CI Shorts: Charting Corruption in the Caribbean

TI report

 

Transparency International (TI) has published its latest report on first-hand experiences of bribery in public services in Latin American and the Caribbean. The report, which is part of TI’s Global Corruption Barometer series, is based on sample surveys in most countries conducted in 2016.

 

The Dominican Republic, whose results are based on the total population, notched up the highest bribery rates in the Caribbean. Other countries where a smaller survey took place, included Jamaica (21%) and Trinidad & Tobago (6%).

 

Caribbean Intelligence© has pulled out the headline findings:

 

  • In response to the question ‘How often, if ever, did you have to pay a bribe, give a gift or provide a favour for a person in public office’, 46% of the Dominican Republic’s population said “yes”. They came in second in the Latin American and Caribbean region, behind Mexico (51%).
  • From the Jamaican sample survey, 21% of Jamaicans said they had paid a bribe in the past year.
  • From the Trinidad & Tobago sample survey, 6% said they had paid a bribe. TI said that this was ‘the lowest bribery rate of the countries surveyed’.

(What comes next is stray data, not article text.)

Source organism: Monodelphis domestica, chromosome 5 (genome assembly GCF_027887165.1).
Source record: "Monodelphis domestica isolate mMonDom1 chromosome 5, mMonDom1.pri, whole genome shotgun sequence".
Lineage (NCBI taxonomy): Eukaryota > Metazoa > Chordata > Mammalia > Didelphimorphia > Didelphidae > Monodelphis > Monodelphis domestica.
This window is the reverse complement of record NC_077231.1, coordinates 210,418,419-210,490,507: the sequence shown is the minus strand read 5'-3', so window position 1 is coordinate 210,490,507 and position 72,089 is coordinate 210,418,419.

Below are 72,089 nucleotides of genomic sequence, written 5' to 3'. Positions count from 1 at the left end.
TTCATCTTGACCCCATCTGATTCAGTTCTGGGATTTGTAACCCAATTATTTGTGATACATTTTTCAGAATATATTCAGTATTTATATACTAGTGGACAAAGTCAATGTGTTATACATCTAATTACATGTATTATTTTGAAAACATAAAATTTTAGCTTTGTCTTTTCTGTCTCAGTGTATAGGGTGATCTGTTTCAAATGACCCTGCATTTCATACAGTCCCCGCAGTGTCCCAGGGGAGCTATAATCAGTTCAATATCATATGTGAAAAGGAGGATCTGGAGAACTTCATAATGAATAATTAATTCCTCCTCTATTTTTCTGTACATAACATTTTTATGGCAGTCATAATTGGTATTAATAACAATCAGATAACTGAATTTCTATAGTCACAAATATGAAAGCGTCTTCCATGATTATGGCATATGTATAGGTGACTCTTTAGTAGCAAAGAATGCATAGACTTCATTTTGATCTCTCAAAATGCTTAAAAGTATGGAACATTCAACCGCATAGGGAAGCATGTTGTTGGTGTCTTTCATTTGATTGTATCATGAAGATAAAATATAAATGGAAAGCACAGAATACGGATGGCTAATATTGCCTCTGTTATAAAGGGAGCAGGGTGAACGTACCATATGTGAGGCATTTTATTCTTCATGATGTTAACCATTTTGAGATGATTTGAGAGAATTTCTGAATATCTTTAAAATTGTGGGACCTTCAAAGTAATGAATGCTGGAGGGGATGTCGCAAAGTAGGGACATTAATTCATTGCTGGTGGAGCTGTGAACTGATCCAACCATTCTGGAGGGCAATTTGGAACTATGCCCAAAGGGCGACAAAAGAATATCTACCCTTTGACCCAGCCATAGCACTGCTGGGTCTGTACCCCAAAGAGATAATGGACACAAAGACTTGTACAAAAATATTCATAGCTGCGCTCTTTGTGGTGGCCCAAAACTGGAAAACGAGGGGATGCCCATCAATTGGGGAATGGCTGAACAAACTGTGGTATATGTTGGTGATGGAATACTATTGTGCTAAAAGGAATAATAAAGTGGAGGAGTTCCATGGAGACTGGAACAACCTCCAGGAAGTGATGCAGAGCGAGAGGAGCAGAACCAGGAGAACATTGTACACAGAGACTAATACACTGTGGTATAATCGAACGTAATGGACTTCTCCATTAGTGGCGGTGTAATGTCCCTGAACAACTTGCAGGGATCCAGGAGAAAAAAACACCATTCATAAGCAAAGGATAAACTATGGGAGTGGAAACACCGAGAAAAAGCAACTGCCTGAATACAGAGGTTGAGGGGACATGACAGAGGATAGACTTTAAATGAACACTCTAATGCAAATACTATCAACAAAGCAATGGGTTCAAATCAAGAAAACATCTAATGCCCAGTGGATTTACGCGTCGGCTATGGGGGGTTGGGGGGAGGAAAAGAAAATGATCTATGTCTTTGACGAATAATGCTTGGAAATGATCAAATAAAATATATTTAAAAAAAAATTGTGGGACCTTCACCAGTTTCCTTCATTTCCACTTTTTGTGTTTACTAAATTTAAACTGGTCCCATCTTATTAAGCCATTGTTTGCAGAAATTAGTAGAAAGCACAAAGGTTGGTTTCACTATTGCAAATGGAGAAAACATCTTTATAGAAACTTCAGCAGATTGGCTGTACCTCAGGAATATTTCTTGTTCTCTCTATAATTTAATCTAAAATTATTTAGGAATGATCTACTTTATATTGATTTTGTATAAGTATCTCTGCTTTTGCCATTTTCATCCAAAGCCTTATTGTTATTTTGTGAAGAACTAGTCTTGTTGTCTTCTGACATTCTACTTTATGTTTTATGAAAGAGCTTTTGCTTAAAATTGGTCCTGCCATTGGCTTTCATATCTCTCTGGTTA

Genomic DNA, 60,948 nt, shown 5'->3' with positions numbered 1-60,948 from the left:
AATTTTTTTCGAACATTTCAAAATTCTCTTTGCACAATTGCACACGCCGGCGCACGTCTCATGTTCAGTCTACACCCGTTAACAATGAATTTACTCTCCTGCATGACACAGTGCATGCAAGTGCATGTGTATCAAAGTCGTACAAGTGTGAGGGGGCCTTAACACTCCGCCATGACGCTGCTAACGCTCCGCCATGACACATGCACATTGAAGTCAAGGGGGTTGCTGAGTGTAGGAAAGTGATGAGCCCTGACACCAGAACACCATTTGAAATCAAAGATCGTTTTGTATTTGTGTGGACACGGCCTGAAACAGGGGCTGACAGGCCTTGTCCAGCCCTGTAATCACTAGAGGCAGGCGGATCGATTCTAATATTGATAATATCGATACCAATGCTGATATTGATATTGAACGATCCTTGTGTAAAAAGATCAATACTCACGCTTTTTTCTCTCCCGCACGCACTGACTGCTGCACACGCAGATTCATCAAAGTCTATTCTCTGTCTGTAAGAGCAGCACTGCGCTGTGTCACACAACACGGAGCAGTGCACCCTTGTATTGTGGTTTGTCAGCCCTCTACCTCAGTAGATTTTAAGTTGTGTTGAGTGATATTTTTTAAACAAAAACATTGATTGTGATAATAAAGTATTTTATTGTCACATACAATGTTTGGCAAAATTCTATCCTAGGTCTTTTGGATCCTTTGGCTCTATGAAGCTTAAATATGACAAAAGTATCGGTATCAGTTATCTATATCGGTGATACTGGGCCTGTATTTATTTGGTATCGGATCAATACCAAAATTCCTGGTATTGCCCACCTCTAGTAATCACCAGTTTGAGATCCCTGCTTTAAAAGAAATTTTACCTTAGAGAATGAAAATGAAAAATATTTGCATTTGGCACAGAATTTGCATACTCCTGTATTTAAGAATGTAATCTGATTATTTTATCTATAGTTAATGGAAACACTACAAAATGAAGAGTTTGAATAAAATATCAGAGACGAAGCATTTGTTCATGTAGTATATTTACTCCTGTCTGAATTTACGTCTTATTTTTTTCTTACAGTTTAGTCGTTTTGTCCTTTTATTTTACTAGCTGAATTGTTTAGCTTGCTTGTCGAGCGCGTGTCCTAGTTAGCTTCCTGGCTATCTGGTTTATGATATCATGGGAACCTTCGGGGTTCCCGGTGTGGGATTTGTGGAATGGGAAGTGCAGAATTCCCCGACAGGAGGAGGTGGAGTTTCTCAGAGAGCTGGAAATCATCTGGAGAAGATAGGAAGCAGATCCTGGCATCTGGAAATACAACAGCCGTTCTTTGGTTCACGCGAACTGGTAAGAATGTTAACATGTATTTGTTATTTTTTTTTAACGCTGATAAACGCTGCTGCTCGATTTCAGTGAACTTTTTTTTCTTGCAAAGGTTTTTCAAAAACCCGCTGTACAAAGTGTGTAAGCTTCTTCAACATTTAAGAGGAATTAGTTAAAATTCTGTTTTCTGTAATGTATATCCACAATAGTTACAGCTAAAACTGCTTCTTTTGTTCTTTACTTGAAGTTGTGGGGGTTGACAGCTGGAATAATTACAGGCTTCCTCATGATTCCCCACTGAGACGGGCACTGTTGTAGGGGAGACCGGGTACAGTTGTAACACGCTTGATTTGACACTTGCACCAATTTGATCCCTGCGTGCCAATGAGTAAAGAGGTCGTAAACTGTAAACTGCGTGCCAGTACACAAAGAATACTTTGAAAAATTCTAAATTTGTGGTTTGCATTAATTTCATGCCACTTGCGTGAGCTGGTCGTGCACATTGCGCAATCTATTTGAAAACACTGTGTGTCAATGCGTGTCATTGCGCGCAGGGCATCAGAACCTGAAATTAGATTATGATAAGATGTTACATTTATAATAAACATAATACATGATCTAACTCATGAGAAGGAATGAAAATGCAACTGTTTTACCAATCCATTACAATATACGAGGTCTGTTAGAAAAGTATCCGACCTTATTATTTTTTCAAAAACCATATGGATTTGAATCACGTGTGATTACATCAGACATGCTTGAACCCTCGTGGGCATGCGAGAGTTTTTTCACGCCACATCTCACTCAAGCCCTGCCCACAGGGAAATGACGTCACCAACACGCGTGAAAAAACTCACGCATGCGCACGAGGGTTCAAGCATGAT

• Trinidad’s neighbour, Venezuela, came up with a sample survey of 38% of people saying they had paid a bribe.
  • The Chair of Transparency International, José Ugaz, said:  “The people of Latin America and the Caribbean are being let down by their governments and the private sector. Bribery represents a significant barrier to accessing key public services, particularly for the most vulnerable in society.”
  • The report concluded: ‘Based on the responses of their citizens, Colombia, the Dominican Republic, Mexico, Peru and Venezuela faired the worst, as all received negative ratings across four of the five indicators. In these countries, bribery rates were high, the police were perceived to be highly corrupt and citizens were negative about both government efforts to address corruption and the change in the level of corruption over the previous 12 months. This suggests real and urgent corruption risks in these countries, which will require joined up action by all levels of government and civil society.’
  • The report recommended that countries take measures to reduce bribery in public services, enable civil society to engage in the fight against corruption, strengthen law enforcement and justice institutions, clean up the police and protect whistleblowers.

 

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